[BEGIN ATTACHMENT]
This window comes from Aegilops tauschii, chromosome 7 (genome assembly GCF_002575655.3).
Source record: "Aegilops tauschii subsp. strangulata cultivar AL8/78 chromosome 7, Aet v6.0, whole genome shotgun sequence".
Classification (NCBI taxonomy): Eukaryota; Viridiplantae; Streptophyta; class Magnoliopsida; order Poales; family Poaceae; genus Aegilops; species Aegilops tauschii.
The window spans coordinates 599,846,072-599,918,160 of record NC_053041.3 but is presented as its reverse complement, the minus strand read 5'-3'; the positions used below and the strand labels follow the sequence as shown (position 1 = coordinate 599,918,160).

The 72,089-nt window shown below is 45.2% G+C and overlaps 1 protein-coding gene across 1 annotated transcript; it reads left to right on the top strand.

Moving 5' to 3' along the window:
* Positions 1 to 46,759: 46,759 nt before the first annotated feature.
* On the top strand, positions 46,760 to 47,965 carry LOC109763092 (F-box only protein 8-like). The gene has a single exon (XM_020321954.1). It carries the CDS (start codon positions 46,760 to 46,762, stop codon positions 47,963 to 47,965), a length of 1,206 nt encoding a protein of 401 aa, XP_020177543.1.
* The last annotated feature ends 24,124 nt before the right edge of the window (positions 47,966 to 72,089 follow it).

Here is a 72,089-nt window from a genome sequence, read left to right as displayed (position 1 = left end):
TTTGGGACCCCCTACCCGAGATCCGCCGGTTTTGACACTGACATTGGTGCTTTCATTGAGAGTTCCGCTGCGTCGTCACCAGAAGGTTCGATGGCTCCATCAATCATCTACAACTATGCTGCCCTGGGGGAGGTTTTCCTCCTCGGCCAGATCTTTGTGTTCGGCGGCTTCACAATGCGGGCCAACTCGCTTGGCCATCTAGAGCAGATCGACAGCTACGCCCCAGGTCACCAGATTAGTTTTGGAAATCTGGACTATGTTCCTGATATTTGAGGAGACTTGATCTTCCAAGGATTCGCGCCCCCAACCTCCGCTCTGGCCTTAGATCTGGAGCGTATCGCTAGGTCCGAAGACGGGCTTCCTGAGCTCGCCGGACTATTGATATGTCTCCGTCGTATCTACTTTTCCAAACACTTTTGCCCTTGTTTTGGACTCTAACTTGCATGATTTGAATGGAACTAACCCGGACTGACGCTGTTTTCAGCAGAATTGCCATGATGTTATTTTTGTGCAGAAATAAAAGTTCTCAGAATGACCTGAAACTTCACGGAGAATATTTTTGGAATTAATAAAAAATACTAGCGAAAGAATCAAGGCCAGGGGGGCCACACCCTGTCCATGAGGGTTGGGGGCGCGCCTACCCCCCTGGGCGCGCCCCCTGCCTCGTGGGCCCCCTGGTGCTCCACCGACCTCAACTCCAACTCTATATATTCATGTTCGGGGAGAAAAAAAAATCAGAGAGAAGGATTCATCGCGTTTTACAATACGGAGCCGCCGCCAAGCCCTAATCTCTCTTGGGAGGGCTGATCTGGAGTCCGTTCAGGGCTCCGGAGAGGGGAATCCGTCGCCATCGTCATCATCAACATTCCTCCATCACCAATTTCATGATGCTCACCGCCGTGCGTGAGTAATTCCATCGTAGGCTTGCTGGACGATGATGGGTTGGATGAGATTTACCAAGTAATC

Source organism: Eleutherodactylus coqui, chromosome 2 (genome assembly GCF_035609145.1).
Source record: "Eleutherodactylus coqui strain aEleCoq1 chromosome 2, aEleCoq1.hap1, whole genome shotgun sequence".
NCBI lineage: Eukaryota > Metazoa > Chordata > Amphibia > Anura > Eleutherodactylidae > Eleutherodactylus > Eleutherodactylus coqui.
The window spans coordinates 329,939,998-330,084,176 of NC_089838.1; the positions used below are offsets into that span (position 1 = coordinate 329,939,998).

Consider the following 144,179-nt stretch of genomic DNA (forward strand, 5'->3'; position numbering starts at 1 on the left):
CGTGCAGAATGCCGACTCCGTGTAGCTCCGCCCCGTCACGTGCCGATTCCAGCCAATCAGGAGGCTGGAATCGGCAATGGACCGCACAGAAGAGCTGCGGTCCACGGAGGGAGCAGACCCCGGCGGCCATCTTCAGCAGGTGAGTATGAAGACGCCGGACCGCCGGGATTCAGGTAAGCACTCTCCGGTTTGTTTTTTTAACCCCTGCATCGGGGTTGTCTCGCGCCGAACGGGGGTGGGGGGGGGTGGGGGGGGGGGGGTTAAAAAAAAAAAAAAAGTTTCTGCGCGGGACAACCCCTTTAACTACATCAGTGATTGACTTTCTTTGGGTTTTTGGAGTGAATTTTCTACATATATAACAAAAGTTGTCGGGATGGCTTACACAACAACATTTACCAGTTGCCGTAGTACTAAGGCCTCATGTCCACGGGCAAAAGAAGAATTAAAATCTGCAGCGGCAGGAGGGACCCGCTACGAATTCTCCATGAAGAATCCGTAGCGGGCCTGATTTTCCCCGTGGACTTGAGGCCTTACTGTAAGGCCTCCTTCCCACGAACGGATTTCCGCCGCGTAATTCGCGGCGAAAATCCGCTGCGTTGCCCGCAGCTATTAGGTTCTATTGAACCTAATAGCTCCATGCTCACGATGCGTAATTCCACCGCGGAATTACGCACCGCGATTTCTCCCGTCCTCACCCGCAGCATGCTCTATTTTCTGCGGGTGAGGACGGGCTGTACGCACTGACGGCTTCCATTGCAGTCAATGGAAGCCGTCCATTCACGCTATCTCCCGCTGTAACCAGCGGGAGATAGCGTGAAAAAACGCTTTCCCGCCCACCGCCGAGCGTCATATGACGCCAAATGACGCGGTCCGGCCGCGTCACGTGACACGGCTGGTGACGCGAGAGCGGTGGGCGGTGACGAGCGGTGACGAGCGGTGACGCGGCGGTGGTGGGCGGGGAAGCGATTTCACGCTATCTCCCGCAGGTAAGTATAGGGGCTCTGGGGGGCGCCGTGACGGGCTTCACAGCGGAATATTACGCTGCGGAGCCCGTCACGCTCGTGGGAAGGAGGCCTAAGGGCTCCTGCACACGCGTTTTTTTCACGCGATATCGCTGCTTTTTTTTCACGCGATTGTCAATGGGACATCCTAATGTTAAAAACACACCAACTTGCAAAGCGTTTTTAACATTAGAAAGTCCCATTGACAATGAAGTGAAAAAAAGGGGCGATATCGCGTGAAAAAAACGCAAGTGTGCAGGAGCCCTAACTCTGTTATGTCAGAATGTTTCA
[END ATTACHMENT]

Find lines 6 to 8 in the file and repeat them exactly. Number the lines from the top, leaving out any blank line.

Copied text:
Moving 5' to 3' along the window:
* Positions 1 to 46,759: 46,759 nt before the first annotated feature.
* On the top strand, positions 46,760 to 47,965 carry LOC109763092 (F-box only protein 8-like). The gene has a single exon (XM_020321954.1). It carries the CDS (start codon positions 46,760 to 46,762, stop codon positions 47,963 to 47,965), a length of 1,206 nt encoding a protein of 401 aa, XP_020177543.1.